It's by no means clear what, if any, effect the handover had on Turkish decision-making. But it may be that the Turkish general staff, which has been acutely concerned with terrorism against Turks by the Kurdistan Workers' Party (PKK), interpreted the move as a sign that the U.S. was scaling down its commitment in the Kurdish north of Iraq. At the very least, invading Turkish forces wouldn't face a U.S. military command charged with holding and defending the area.
Regardless, any move by the Turks into Iraqi Kurdistan severely complicates the U.S.'s position: a NATO ally is fighting the U.S.'s best friends in Iraq. On Sunday, Defense Secretary Gates was asked about a possible Turkish action against the Kurds:
Q: Mr. Secretary, there have been growing rumblings over the last couple of days about the possibility of a Turkish invasion in northern Iraq to go after the PKK. I'm wondering whether you see that as a real possibility, and if this were to happen, what would it mean to the overall effort to stabilize Iraq and to keep it intact?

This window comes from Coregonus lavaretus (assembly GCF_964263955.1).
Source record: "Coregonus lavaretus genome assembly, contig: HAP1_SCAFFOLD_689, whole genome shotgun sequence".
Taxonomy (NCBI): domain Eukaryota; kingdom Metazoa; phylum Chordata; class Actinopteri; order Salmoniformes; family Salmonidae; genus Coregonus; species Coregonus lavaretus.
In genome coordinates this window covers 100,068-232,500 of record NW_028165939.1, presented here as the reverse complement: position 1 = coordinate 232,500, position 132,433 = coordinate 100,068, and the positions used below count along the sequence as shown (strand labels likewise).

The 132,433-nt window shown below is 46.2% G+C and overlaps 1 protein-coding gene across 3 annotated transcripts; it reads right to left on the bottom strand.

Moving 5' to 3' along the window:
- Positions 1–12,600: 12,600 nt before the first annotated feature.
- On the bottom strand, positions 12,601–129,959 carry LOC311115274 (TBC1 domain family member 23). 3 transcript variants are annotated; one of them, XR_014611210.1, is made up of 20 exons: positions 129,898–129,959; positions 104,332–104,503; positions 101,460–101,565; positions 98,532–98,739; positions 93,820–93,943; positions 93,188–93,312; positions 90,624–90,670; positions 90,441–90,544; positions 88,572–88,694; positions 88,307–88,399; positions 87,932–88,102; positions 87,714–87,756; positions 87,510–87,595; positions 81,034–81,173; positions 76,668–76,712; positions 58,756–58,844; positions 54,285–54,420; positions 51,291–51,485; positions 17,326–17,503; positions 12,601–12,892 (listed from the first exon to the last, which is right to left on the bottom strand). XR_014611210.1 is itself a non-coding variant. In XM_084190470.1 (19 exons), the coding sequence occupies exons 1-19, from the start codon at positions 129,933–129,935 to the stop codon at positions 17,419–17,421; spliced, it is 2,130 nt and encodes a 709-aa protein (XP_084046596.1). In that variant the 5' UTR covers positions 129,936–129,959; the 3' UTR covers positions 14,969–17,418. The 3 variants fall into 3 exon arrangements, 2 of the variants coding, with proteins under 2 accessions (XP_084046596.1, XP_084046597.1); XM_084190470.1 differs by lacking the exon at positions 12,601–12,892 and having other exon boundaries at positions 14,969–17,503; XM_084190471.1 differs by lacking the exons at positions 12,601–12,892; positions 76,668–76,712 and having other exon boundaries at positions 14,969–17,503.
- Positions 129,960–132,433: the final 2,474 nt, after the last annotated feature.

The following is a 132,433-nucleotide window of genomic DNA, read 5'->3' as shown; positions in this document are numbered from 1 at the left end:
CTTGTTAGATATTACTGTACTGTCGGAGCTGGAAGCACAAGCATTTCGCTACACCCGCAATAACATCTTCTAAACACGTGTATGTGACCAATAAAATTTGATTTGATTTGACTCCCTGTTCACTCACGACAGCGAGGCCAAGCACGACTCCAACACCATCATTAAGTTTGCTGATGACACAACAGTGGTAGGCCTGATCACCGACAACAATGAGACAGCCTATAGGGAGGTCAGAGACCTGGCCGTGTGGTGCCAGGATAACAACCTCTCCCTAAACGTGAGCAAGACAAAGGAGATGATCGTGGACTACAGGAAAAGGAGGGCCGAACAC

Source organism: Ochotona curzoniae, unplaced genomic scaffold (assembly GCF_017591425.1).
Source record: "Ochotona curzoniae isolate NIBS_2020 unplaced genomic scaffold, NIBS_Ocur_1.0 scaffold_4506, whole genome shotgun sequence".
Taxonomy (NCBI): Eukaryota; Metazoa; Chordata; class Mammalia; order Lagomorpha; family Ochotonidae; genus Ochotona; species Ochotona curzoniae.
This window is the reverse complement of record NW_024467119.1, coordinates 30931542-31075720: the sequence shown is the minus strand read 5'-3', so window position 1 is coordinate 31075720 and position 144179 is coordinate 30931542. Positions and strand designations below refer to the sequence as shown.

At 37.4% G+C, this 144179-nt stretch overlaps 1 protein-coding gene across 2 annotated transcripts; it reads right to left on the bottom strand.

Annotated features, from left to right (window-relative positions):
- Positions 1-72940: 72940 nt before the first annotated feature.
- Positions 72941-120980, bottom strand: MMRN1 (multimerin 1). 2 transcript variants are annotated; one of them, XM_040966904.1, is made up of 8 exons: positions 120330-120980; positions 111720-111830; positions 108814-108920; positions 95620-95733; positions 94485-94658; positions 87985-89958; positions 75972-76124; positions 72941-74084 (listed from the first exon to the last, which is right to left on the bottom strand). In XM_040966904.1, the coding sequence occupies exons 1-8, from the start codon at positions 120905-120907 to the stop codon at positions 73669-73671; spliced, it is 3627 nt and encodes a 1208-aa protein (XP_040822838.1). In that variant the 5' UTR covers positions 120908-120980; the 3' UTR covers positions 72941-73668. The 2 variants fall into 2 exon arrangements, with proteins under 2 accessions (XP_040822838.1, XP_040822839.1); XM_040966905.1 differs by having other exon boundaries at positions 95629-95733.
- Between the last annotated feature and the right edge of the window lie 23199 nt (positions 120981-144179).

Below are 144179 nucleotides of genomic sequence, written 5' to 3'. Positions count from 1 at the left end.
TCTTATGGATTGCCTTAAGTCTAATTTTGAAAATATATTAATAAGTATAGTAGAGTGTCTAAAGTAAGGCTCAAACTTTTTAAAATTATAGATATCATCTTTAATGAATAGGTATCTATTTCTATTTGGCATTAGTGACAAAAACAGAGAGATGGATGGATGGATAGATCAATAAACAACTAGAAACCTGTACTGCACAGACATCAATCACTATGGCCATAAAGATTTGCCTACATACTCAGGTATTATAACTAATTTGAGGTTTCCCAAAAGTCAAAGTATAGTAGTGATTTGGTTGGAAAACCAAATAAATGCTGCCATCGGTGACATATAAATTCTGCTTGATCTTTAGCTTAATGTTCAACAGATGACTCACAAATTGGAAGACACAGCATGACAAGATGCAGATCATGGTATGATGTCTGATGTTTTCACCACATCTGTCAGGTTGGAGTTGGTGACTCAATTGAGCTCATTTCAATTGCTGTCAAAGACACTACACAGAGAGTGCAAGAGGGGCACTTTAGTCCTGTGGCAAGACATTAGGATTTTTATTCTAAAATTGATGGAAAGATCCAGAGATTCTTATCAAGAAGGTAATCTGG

SEC. GATES: Well, I think, first of all, the Turks have a genuine concern with Kurdish terrorism that takes place in Turkish -- on Turkish soil, and so it's -- one can understand their frustration and unhappiness over this. Several hundred Turks lose their lives each year, and we have been working with the Turks to try and help them get control of this problem on Turkish soil.
I think our view would be that if -- we would prefer that we continue to work this problem with them to try to safeguard Turkey and would hope that there would not be a unilateral military action across the border into Iraq.
Again, it's not clear what exactly is going on in northern Iraq, but any Turkish action after Gates's statement surely represents as a decision to flout the United States.